By Linda Cicoira
The 14-year-old member of the East Side Blood Gang Villains, who opened fire on a local deputy in July 2022, apologized Monday while testifying at his sentencing in Northampton Circuit Court.
But, Jamarion (Khoppa) Javion S. Lafferty, now 15, of Parksley, still wouldn’t give authorities the names of the others who were with him in Cheriton that night.
The defendant said he thought the Dodge Charger occupied by Lt. Steve Lewis belonged to a rival gang member. The long-time officer was not injured. Thirty-one spent cartridges were found at the scene. Four of those came from Lafferty’s gun. There were five shooters with Lafferty. One shot right through the windshield of the stolen SUV that was found abandoned a few hours later.
At first, the officer thought the gang members were shooting at each other. He soon realized that wasn’t the case as his vehicle was hit twice. It was confirmed that a rival gang member drives a similar car.
Lafferty was given what is called a “blended sentence.” That means he will continue to be held in juvenile detention until he is 21. He will then serve the rest of his nearly nine years of active time in prison with adults.
His terms were set to run consecutively. Lafferty was given 20 years with all but two years suspended for attempted 1st-degree murder involving a mob, five years with four suspended for attempted unlawful bodily injury, four years for use of a firearm in a felony, five years with four suspended for shooting at an occupied vehicle, six months for reckless handling of a firearm, and five months for possession of a firearm by a person under of age of 18.
The total sentence was 34 years and 11 months. The active time was eight years and 11 months. Lafferty has been in detention since December 2022.
“I would like to say I’m sorry for what happened that night,” Lafferty told Judge W. Revell Lewis III. “I just have to worry about the future and do better.”
Lafferty admitted to using a 9mm pistol with an extended magazine to shoot at Lewis who was doing surveillance work regarding an unsolved murder and a drive-by shooting that occurred in the vicinity.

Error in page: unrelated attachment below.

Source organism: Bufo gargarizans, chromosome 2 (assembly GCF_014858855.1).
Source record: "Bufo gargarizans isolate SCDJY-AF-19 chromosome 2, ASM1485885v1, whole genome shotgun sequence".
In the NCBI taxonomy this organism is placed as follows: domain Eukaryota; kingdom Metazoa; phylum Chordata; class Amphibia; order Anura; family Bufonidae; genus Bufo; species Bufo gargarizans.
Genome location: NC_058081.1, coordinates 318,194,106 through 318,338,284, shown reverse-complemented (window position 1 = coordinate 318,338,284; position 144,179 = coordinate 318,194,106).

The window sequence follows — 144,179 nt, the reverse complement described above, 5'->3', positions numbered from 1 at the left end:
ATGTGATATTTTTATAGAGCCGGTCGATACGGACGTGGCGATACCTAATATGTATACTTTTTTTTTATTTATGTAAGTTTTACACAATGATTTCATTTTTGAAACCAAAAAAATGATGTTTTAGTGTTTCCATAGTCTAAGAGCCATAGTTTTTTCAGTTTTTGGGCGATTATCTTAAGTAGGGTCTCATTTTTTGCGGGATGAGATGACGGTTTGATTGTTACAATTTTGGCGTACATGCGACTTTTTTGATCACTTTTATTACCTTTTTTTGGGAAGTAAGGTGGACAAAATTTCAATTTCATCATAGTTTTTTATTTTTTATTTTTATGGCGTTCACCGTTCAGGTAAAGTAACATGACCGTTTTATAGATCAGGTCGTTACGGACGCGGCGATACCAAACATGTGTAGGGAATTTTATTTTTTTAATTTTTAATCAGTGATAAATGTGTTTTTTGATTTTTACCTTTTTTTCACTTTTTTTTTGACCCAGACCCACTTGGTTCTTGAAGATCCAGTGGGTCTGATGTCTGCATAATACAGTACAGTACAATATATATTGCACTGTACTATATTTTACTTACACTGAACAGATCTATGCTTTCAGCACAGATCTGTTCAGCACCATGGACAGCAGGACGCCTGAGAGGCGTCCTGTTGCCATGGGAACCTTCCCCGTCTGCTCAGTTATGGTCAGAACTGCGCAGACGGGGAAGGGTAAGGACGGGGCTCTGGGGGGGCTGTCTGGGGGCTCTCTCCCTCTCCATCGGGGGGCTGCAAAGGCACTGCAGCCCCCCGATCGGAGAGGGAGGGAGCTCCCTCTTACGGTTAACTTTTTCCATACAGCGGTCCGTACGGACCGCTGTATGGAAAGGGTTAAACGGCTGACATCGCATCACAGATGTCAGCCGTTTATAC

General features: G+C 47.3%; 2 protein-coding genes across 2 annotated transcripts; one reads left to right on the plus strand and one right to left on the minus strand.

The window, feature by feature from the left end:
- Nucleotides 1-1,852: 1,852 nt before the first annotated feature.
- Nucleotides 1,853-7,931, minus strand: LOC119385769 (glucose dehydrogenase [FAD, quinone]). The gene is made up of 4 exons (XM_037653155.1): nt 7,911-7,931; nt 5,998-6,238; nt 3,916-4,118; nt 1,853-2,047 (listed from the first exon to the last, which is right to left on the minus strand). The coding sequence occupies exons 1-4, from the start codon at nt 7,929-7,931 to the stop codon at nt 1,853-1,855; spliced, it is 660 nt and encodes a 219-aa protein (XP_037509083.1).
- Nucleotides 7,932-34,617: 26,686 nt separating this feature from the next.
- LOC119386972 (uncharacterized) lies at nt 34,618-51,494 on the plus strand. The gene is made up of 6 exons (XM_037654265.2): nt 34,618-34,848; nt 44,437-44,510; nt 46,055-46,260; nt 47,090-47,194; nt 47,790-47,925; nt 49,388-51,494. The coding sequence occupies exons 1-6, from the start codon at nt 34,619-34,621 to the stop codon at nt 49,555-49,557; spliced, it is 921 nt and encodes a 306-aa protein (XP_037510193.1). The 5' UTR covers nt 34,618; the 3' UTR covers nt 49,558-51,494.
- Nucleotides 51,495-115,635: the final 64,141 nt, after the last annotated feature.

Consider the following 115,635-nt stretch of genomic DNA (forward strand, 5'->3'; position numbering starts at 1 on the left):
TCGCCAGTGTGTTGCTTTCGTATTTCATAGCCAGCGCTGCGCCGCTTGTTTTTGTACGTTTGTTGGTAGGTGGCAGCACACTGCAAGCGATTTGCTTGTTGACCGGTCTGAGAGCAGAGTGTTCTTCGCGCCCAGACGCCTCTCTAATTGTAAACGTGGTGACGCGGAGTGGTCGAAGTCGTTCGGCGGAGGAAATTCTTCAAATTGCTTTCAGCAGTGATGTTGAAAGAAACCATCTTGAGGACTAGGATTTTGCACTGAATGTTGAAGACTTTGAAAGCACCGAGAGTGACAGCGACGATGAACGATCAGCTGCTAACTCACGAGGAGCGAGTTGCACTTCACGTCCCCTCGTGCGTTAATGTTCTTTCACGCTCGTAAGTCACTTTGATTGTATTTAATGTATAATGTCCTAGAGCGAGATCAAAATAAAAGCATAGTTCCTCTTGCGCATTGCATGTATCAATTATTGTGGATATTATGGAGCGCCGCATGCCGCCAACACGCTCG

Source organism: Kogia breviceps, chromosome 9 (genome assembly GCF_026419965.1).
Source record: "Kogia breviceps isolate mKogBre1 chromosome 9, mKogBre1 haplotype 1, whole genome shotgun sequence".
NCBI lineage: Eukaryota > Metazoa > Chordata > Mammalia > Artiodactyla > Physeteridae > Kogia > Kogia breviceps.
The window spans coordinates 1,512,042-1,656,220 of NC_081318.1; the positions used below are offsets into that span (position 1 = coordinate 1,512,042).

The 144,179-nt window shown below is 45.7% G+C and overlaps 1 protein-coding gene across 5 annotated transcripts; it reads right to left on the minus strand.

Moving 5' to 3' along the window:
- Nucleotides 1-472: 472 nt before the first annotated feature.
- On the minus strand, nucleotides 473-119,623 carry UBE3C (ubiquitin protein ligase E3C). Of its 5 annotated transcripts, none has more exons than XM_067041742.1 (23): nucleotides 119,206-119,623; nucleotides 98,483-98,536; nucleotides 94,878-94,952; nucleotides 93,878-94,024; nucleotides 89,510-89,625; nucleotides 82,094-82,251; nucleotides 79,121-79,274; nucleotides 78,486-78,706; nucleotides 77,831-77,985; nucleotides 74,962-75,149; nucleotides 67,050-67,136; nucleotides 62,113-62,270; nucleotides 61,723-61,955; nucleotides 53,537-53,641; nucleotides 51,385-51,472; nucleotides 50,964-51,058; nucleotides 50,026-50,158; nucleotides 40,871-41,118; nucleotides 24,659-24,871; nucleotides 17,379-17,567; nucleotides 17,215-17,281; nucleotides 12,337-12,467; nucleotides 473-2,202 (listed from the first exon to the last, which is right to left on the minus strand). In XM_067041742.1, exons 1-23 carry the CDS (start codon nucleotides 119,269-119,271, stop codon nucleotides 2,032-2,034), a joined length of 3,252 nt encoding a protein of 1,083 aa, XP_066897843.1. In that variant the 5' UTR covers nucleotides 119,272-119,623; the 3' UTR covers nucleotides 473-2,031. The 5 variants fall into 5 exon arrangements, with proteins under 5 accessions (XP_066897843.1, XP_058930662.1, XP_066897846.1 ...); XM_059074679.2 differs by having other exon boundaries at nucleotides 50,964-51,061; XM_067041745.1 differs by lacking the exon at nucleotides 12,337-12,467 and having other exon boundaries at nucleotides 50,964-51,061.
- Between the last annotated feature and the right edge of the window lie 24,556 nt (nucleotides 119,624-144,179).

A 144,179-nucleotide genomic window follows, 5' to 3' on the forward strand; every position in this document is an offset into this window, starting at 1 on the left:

When asked who was with him that night, Lafferty shook his head and said, “I don’t know.”
Commonwealth’s Attorney Jack Thornton said Mr. Lafferty has a lot of things going for him. He’s smart, athletic … He seems to have a good head on his shoulders. He seems to be repentant for some of the things that he has done. I don’t know if this is a fear thing” about not telling who the others were. “It was my hope that Mr. Lafferty would be willing to cooperate… as opposed to taking the fall all by himself. … He doesn’t want to do that. While I appreciate his statement about Lt. Lewis … without the further step in bringing the others … to justice … it is much more (like) he’s sorry because he got caught.”
Defense lawyer Carl Bundick argued that his client has adjusted well and is moving forward successfully at the detention center. “He has been cooperative except for providing those names.”
“This is a very, very, very serious situation,” Thornton continued. “Whether he thought it was a police officer or not, he opened fire … If you’re man enough to pick up a gun … there needs to be consequences. The ball is in his court. He could help himself by helping society,” the prosecutor said.